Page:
Most islands of India’s Andaman and Nicobar archipelagos, near the Bay of Bengal, have been explored. Moreover, the native people of respective islands have established and developed relations with the Indian government. However, the North Sentinel Island is not only protected from strict treaties by Indian government, but also remains largely untouched by outsiders.
Although the indigenous people of the North Sentinel Island have often been subject to those who want to contact them, they want to stay isolated and deserve to be left alone.
The Sentinelese are one of approximately 100 tribes left in the world that have not integrated in some way with modern societies; however, the Sentinelese are unique even among the rarest indigenous people of the world. Throughout their history, they have responded to intruders with extreme hostility. Due to the violent attitude of the group, their language, precise population, and culture remain largely mysterious.
Yet, the Indian government and others have constantly tried over recent decades to contact the Sentinelese people. Whether the purpose has been for science, and even when contact is accidental, the locals have successfully, and violently, resisted. Even after 24 years of constant gifting of coconut and iron chunks and efforts to befriend the Sentinelese, Indian anthropologists were unable to convince the Sentinelese to allow them to conduct studies. The Sentinelese fired arrows at returning anthropologists in 1970 and 1973; in 1974, a National Geographic director was shot by an arrow through his leg; more recently, in 2006, the islanders killed two fishermen whose boats drifted near North Sentinel.
Gyu-min Jung, a rising junior attending Seoul International School, expressed his disapproval to JSR, saying that the Sentinelese “are unnecessarily violent and uncooperative to modern people.”
Jung continued, “I’m aware that they belong in a special category of indigenous people; however, none of the contacts were meant to harm or disconcert the tribe. Anthropologists aren’t advancing into their territory with weaponry. Passive studies will benefit both the tribe and us. By unraveling some of the mysteries and structures, the Sentinelese will lose their ‘mysterious’ status and attract less curious anthropologists and the similar kind.”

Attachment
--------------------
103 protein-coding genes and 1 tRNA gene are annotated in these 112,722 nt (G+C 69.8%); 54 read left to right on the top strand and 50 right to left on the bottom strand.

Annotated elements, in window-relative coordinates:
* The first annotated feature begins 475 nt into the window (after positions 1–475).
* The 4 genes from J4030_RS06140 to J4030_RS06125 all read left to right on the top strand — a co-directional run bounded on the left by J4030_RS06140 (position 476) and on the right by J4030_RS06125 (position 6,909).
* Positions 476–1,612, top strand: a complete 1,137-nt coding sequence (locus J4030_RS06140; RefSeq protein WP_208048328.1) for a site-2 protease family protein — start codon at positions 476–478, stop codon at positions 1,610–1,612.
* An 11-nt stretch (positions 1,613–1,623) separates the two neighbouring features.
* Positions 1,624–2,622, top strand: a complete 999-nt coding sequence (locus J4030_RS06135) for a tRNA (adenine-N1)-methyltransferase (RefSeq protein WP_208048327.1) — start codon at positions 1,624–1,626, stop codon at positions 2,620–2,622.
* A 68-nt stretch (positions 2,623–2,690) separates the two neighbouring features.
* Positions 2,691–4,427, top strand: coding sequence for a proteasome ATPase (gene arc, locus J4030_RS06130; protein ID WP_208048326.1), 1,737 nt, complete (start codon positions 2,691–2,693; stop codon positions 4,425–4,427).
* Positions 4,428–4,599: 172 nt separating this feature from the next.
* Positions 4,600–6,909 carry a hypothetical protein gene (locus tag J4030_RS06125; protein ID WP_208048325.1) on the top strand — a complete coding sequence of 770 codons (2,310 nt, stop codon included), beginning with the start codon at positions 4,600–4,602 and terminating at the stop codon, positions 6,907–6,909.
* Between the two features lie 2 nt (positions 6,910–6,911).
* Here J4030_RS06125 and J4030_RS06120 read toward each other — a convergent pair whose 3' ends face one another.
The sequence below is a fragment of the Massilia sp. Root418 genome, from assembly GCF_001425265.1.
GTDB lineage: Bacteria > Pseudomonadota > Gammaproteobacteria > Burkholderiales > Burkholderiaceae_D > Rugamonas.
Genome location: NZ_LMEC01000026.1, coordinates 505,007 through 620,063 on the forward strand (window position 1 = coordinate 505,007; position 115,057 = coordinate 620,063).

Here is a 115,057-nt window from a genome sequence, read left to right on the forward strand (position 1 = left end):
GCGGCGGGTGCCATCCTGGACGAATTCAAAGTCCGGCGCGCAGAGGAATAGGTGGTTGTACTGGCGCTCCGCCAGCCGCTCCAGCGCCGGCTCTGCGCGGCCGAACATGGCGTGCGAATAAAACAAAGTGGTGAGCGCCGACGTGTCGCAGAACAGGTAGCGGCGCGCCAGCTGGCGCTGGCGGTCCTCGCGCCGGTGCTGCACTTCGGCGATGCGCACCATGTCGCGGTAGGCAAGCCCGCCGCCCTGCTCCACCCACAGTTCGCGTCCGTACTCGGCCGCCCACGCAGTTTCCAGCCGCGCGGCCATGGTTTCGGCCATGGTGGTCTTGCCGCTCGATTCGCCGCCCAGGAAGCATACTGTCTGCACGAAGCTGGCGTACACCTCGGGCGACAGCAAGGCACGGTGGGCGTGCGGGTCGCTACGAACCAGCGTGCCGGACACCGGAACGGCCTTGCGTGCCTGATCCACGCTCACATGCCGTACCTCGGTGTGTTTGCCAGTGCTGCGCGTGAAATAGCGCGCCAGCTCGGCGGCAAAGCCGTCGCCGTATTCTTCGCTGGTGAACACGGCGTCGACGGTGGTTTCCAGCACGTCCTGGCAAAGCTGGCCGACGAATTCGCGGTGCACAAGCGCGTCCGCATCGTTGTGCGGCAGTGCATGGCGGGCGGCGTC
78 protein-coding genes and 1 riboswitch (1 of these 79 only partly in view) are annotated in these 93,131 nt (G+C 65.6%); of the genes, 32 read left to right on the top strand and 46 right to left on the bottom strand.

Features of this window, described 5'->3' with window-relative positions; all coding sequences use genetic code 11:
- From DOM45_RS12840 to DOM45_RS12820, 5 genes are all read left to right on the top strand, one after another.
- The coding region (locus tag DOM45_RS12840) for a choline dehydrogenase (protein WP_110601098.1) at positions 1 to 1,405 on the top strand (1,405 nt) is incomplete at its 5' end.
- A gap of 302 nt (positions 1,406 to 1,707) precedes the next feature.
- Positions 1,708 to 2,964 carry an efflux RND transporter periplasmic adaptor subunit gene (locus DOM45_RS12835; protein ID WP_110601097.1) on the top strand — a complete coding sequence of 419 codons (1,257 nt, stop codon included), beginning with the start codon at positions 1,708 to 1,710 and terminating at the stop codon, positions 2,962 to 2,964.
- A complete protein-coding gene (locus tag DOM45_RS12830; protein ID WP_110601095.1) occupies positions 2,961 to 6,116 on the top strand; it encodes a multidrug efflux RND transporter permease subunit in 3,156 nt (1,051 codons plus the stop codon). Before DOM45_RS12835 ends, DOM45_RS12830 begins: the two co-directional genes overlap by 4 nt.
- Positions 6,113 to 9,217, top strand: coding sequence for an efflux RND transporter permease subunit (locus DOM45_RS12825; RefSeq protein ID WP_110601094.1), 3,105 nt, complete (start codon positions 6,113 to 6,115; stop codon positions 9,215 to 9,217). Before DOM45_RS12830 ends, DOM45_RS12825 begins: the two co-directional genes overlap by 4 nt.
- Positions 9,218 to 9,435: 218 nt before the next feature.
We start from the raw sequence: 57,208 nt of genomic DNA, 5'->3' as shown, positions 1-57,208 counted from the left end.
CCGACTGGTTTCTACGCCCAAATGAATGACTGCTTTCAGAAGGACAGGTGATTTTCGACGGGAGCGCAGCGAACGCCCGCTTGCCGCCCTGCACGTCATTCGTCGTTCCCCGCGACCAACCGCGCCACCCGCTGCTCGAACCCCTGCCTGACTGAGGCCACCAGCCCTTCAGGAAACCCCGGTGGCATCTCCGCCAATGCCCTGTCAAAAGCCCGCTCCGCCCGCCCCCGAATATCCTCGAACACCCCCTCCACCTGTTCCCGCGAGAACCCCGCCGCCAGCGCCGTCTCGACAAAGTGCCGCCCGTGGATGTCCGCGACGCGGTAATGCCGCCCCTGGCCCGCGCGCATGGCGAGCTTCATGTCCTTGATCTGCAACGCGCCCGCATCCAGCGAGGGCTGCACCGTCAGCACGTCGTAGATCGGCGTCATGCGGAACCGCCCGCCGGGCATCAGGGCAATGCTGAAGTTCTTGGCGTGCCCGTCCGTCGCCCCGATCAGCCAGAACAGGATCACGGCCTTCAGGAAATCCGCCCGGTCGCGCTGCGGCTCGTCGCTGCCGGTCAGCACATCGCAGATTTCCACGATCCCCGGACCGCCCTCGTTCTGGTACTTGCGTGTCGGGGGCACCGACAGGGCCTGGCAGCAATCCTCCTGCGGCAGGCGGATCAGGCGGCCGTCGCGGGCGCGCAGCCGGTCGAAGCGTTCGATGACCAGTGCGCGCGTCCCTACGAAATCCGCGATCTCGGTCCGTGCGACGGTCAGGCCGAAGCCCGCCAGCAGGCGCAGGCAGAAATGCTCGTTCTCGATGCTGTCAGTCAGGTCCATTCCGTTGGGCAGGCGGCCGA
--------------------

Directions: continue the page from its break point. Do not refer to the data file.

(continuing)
On the other hand, James Park, a rising junior attending Phillips Academy Andover, supports the Sentinelese people, claiming they “are doing the right thing. Once the tribe allows a team of anthropologists into their culture, the degeneration of the culture will begin. By absolutely rejecting any outside influence, the Sentinelese are declaring to us that they are [off-limits]; unless they resort to strong violence, modern people will never respect their isolation.”
History suggests that the course of action taken by the Sentinelese might serve them best, considering what has happened to other tribes in the Andaman Islands. After the British made contact with the South Great Andamanese in the late 1700s, a penal colony was established and the population of the tribe decreased dramatically to the point of near-extinction in the twentieth century. Similarly, after the advancement of settlers and researchers in 1997, African-Andaman tribes such as Onge and Jarawa suffered from disease exposure, sexual abuse, and alcoholism. The indigenous people of the Andaman and Nicobar archipelago often shifted their lifestyles and lost their cultures after the advancement of dominant, and modern, superpowers.
Trilokinath Pandit, an anthropologist in New Delhi who studied and contacted the Andaman tribes including the Sentinelese, for more than two decades, claimed that his team and he are “hesitant about how – or whether – these tribesmen should be ‘civilised’.”
“Civilizing” behavior should be avoided when we study the Sentinelese. As the past has shown, and as the Sentinelese strongly desire, perhaps the best course of action is to leave them be. The Sentinelese are currently writing their history as the most isolated tribe in the world; hopefully, we can help them rather than thwart them.